What’s the Difference Between Warehousing and Distribution?

warehouse interior with stacked storage items

The term supply chain has become its own sort of buzzword within the zeitgeist of the past few months, most notably because disruptions to the supply chain have been felt both here and abroad.

Remember the panic-buying of toilet paper at the outset of the pandemic? The rapid increase in demand for the product led to a now-infamous interrupted flow of goods.

You might be wondering how this anecdote relates to warehousing and distribution. To understand more, let’s go over both processes and how each contributes to a streamlined distribution of goods.

What Are Warehousing and Distribution?

Warehousing distribution companies are integral pieces of the modern supply chain system. Both e-commerce and physical retail locations rely on warehouses and distribution centers.

Warehousing and distribution services are designed to receive and distribute physical goods such as:

  • Packing materials
  • Raw material
  • Agricultural products
  • Hazardous material

Some may use the terms interchangeably. Yet, there are significant differences between their internal operations and fulfillment responsibilities.

warehousing and distribution center

What’s the Difference?

The difference comes down to time. Warehouses are meant to store inventory for any determined length of time. Distribution centers are built for quick intake and rapid distribution.

Warehouses are temporary storage facilities for physical products. Distribution centers exist to fulfill additional customer demands. Some added services offered by distribution centers might include:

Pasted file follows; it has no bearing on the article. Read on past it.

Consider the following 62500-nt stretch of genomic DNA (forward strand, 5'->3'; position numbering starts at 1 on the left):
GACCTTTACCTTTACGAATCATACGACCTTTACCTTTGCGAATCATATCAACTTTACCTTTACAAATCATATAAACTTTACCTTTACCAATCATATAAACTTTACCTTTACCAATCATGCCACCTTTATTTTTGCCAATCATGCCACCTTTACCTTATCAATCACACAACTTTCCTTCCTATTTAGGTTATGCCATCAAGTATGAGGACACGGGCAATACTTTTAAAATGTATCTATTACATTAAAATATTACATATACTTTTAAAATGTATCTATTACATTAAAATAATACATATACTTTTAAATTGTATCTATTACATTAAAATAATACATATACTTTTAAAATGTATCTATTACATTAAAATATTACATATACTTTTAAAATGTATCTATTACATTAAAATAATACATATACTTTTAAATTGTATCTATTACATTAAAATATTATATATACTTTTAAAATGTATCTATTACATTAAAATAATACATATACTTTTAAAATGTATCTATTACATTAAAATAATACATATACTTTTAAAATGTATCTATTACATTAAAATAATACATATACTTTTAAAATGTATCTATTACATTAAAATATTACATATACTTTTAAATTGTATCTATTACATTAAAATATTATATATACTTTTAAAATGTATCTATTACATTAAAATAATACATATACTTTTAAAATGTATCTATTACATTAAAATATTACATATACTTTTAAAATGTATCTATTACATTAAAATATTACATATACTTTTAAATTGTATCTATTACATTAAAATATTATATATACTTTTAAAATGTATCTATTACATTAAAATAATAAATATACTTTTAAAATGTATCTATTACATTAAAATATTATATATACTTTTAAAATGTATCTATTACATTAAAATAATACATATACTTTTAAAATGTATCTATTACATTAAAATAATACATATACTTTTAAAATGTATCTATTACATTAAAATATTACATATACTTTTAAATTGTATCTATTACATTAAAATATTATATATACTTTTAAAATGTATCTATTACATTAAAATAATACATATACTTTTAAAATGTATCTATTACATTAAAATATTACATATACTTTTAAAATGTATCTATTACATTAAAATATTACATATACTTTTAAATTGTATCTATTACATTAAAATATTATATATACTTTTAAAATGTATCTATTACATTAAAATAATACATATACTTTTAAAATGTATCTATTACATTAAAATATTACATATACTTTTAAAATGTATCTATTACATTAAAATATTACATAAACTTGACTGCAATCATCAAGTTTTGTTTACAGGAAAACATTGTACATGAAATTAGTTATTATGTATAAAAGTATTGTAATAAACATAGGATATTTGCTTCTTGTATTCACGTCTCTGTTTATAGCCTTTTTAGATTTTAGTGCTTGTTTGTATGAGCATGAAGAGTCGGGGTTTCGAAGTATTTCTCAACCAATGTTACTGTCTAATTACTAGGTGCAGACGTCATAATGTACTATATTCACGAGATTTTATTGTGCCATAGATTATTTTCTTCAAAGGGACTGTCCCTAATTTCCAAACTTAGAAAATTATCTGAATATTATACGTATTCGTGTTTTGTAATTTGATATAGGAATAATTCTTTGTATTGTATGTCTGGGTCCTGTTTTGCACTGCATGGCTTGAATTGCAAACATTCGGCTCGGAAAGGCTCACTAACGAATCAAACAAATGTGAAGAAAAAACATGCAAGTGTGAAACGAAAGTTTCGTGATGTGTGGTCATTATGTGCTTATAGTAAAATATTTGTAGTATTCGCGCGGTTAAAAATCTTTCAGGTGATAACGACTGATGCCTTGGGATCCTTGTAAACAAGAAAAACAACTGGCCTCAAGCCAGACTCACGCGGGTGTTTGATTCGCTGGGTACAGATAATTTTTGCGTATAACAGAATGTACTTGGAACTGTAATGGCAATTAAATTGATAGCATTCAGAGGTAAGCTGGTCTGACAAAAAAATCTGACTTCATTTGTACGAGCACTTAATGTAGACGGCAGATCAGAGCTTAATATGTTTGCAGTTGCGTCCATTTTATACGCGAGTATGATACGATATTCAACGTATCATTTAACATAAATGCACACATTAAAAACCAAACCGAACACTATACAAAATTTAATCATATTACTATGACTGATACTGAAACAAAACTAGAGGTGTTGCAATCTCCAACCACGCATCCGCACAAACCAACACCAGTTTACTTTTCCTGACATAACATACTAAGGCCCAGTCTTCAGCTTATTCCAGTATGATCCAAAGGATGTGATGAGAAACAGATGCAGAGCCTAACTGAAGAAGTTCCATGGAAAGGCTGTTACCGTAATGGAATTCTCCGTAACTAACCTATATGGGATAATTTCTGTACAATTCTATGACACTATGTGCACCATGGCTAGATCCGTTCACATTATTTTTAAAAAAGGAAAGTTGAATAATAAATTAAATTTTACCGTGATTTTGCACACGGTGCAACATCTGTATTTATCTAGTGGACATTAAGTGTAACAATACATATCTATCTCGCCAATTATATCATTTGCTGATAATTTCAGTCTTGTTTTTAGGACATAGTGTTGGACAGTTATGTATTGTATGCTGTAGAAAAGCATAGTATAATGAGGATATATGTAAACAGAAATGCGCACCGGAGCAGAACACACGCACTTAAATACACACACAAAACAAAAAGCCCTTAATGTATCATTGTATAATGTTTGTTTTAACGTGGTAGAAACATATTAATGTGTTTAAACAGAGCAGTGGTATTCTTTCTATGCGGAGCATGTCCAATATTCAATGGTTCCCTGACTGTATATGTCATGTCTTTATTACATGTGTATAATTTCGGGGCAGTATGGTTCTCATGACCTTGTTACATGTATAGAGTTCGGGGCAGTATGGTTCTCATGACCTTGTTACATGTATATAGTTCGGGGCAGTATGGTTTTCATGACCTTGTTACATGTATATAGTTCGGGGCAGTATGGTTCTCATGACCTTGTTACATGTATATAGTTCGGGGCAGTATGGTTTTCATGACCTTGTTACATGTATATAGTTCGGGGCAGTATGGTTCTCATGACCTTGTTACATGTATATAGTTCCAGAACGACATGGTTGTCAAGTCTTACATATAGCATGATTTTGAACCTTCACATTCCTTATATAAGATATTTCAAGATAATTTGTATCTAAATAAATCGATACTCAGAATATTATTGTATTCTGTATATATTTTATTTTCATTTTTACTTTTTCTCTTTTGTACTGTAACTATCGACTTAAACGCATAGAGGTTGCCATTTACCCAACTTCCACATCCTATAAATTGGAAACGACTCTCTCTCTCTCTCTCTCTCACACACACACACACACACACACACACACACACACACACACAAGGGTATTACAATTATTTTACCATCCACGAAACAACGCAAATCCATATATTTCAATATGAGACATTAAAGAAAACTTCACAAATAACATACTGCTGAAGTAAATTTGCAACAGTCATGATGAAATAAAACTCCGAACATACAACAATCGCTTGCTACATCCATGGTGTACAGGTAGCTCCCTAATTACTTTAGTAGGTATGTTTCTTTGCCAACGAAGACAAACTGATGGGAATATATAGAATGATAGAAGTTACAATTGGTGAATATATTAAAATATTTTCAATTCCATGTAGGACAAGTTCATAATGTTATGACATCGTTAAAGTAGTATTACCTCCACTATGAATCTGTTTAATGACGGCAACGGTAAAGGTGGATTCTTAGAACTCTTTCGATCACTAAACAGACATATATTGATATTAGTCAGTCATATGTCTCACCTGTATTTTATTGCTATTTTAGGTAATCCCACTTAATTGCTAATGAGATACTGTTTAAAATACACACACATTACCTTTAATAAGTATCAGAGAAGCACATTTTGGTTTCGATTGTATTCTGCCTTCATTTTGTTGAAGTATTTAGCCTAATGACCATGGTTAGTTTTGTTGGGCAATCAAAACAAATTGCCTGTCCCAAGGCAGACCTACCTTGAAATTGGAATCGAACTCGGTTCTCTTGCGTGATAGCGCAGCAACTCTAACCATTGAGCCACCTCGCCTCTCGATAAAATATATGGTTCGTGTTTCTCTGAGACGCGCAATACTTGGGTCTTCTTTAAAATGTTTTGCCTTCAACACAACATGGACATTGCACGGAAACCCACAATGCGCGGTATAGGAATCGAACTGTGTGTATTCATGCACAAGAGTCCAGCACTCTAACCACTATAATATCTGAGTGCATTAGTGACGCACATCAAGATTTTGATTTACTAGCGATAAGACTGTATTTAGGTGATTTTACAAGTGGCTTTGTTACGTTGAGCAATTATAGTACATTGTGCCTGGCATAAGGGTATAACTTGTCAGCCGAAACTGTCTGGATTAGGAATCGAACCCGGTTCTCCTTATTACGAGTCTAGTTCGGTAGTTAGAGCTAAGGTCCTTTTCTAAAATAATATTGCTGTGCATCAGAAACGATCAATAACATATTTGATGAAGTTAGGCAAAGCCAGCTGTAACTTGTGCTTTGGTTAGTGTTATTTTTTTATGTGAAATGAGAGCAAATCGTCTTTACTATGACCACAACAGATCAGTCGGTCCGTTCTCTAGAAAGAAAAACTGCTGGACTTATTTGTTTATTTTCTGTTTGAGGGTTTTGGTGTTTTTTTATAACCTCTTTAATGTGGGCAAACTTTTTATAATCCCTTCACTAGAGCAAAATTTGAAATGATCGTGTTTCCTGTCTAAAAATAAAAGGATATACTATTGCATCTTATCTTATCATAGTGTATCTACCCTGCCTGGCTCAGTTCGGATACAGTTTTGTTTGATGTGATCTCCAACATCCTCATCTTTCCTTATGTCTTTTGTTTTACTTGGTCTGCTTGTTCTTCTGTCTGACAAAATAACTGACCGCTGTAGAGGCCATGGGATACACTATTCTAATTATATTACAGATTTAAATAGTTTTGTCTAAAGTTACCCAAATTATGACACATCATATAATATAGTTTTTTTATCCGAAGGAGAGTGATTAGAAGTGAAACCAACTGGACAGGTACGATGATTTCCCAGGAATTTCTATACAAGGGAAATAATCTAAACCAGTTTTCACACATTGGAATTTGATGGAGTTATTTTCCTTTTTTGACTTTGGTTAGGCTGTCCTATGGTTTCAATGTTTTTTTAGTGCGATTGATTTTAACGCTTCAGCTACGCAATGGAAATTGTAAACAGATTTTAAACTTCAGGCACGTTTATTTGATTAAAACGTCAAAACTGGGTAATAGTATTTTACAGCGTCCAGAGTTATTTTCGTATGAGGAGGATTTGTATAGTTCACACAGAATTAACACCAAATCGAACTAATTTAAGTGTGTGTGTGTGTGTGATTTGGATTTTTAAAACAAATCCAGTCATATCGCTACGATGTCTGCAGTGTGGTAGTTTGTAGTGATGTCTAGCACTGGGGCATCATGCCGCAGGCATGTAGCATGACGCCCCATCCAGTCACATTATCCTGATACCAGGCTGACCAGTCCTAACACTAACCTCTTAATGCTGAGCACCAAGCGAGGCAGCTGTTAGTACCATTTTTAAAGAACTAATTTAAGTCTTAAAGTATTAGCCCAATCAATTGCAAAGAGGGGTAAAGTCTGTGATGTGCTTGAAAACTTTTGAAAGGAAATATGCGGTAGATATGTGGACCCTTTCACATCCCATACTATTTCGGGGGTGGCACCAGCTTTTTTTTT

• Product mixing
  • Packaging
  • Order fulfillment
  • Cross-docking

Some organizations outsource such customer expectations. This process is third-party warehousing and distribution, or 3PL warehousing and distribution for short.

Is Warehousing a Part of Distribution?

Yes, it can be considered part of the distribution process of goods and services. This is mostly due to the fact that warehouses store goods which will then get distributed at a later time.

There are many moving parts included in the warehousing process such as:

  • Planning product storage to make the most efficient use of space
  • Receiving inbound shipment items before moving to a staging area
  • Product tracking of what’s moving in and out of inventory
  • Temperature regulation in order to ensure quality products
  • Releasing inventory to allow new space for new product

In terms of logistics, many of these moving parts during the warehousing process translate similarly to a distribution center.

What Is a Cross Dock Warehouse?

One feature of warehousing distribution order fulfillment is called cross-docking. This form of flexible service offers a way to reduce material handling and product storage.

It offers a way to optimize the supply chain to ultimately expedite the fulfillment process. Cross-docking helps reduce costs of labor. It also reduces the need for overall warehouse space.

Pack It Up

Warehousing and distribution centers are an integral part of a smooth-functioning supply chain. From inventory documentation to product packaging, many organizations rely on the customized nature of such services.

At AmerTrans Logistics, we aim to provide innovative solutions to our customers’ most complex problems. Our powerful warehouse management system focuses on procurement, site conversions, and beyond.

If you’re ready to get started with getting your business back on track, don’t hesitate to contact us here today for a quote. We look forward to helping increase your business success!

Related Articles